Also the design of the originals only permits the use of the original mild steel exhaust's dished brackets, most aftermarket and stainless systems use carriers incorporating a steel rod which there is no room for in the "correct" rubber mounts, so they are almost doomed to early failure before you start.

Hence i've adopted the EMR001 as mount of choice as it doesn't have any of the problems of the original (and it's cheap) So much so that I have a dozen or so in stock at all times!

Steve
Yep, I have had no end of trouble with exhaust rubbers for various cars. The big issue I keep encountering is the rubber is simply too soft and allows too much movement. Not only on the Dolly but I had an exhaust on a Rover 75 Diesel that kept hitting the body, till I fitted the proper xparts ones. Suddenly no problem, of course they cost about three times as much.


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PostPosted:Fri Apr 23, 2021 3:49 pm 
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Location:Bristol
Just put a wide tie wrap loosely around the rubber mount and the problem is solved. It limits the movement and stops the mount splitting.
Image


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PostPosted:Fri Apr 23, 2021 7:28 pm 
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Joined:Sun Aug 21, 2011 4:12 pm
Posts:6127
Location:Highley, Shropshire
Quote:
Just put a wide tie wrap loosely around the rubber mount and the problem is solved. It limits the movement and stops the mount splitting.
Image
Yes, they work pretty well on original mild steel exhausts like the one pictured. You can see the U shaped hole in the rubber conforms closely to the U shaped channel in the mount bracket on the pipe. But modern aftermarket and stainless systems have a steel rod above a shaped piece which gives a much bigger and different profile and won't altogether fit in that U shaped hole in the stock rubber. It puts so much strain on the rubber that they either break during the fitting process or soon after. Nor have I found it possible to relieve the rubber satisfactorily (I DID try!)

If it needed a tie wrap, the factory would supply one. In truth, you could do away with the rubber and just use a tie wrap. I actually did this on a Sprint recently, which I took for MOT. When I left home, the original type rubbers though over a year old, were all in place and intact, on arrival at the testing station, 9 miles away, only one out of 7 was still in one piece, I had to strap it up to get it home and the ubiquitous cable tie (x6) came to my rescue. This car is fitted with a SS pattern copy of the original exhaust. It now hangs from 3.5 EMR001s, each cut in half, unusually for a SS exhaust, nothing bangs or scrapes! That's good enough for me!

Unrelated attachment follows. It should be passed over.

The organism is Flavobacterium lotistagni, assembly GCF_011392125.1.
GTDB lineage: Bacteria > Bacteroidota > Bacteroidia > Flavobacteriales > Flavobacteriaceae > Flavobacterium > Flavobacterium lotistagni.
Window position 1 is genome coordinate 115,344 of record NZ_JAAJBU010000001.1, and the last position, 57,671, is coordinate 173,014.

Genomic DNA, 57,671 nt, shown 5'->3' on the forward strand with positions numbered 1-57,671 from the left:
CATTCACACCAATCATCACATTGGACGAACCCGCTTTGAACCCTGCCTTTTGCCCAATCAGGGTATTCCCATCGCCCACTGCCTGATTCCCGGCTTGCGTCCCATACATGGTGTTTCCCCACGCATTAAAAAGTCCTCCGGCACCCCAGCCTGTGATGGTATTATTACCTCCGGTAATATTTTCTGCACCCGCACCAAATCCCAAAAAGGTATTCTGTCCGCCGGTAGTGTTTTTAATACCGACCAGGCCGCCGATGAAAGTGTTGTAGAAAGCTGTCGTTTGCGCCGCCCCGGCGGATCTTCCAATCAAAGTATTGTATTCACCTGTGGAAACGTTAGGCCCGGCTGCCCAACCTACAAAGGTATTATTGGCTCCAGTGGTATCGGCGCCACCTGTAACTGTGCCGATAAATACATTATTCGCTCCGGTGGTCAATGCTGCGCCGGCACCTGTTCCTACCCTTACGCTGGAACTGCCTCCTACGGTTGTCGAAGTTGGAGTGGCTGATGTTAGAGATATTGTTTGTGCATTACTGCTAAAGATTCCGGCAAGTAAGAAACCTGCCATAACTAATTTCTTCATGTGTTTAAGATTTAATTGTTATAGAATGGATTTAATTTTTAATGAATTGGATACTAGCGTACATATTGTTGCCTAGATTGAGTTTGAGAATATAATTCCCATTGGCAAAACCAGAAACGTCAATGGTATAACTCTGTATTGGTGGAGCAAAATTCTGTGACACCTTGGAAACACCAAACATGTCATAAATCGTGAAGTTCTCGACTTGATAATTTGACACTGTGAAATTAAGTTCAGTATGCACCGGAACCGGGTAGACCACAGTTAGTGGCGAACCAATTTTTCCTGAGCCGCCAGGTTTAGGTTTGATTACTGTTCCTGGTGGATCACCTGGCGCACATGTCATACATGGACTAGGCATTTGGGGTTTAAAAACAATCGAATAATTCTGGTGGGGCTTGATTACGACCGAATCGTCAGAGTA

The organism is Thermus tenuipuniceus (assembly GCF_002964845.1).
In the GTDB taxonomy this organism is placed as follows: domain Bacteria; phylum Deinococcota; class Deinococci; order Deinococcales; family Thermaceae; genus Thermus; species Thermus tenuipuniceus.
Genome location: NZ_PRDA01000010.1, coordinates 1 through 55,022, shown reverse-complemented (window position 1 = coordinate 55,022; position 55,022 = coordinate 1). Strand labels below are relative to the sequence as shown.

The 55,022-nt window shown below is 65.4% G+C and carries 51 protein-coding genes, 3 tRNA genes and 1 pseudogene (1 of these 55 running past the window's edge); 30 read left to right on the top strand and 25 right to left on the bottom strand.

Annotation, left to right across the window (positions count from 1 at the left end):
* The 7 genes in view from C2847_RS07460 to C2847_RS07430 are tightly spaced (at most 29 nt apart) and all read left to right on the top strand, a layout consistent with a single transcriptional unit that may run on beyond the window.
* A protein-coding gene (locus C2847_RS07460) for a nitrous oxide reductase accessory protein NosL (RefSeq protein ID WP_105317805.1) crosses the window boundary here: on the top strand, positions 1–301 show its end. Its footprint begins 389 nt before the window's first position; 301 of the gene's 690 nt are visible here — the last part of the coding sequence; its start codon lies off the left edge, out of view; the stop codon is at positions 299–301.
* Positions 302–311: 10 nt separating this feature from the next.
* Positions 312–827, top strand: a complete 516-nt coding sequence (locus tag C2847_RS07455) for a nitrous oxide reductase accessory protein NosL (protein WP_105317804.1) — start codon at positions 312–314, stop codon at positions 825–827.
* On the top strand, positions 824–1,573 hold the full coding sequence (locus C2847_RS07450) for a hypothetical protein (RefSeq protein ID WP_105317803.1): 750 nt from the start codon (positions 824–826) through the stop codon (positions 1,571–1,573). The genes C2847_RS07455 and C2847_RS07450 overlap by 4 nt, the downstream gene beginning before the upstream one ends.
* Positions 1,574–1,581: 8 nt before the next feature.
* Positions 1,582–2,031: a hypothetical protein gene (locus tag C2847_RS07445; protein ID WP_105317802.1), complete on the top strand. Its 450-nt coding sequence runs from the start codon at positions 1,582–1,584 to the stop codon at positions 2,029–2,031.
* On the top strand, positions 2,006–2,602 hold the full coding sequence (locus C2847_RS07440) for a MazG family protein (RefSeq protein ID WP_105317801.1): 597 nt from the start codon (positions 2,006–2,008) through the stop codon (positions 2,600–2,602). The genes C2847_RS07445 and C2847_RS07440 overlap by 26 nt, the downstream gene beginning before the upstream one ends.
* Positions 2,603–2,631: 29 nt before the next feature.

Steve

Edit. Here are a couple of pics of a Rimmers (I think) SS system fitted to a Sprint I was working on last year but the style is now universal, even the club exhausts are like this. The top picture shows clearly the difference in profile between the original upper mount bracket (on body) and the SS exhaust mount (lower)

Image

Image

The lower pic shows a 1/2 EMR001 fitted, the larger rounder hole means the rod and plate bracket has room in the rubber. The whole thing admittedly DOES hang a few mm lower but it's not enough to cause a problem. Since OE mild steel exhausts are effectively unobtanium, we are all going to have to adapt, the EMR001 is a practical and viable solution and it's not expensive.

_________________
'73 2 door Toledo with Vauxhall Carlton 2.0 8v engine (The Carledo)
'78 Sprint Auto with Vauxhall Omega 2.2 16v engine (The Dolomega)
'72 Triumph 1500FWD in Slate Grey

Maverick Triumph, Servicing, Repairs, Electrical, Recomissioning, MOT prep, Trackerjack brake fitting service.
Apprentice served Triumph Specialist for 50 years. PM for more info or quotes.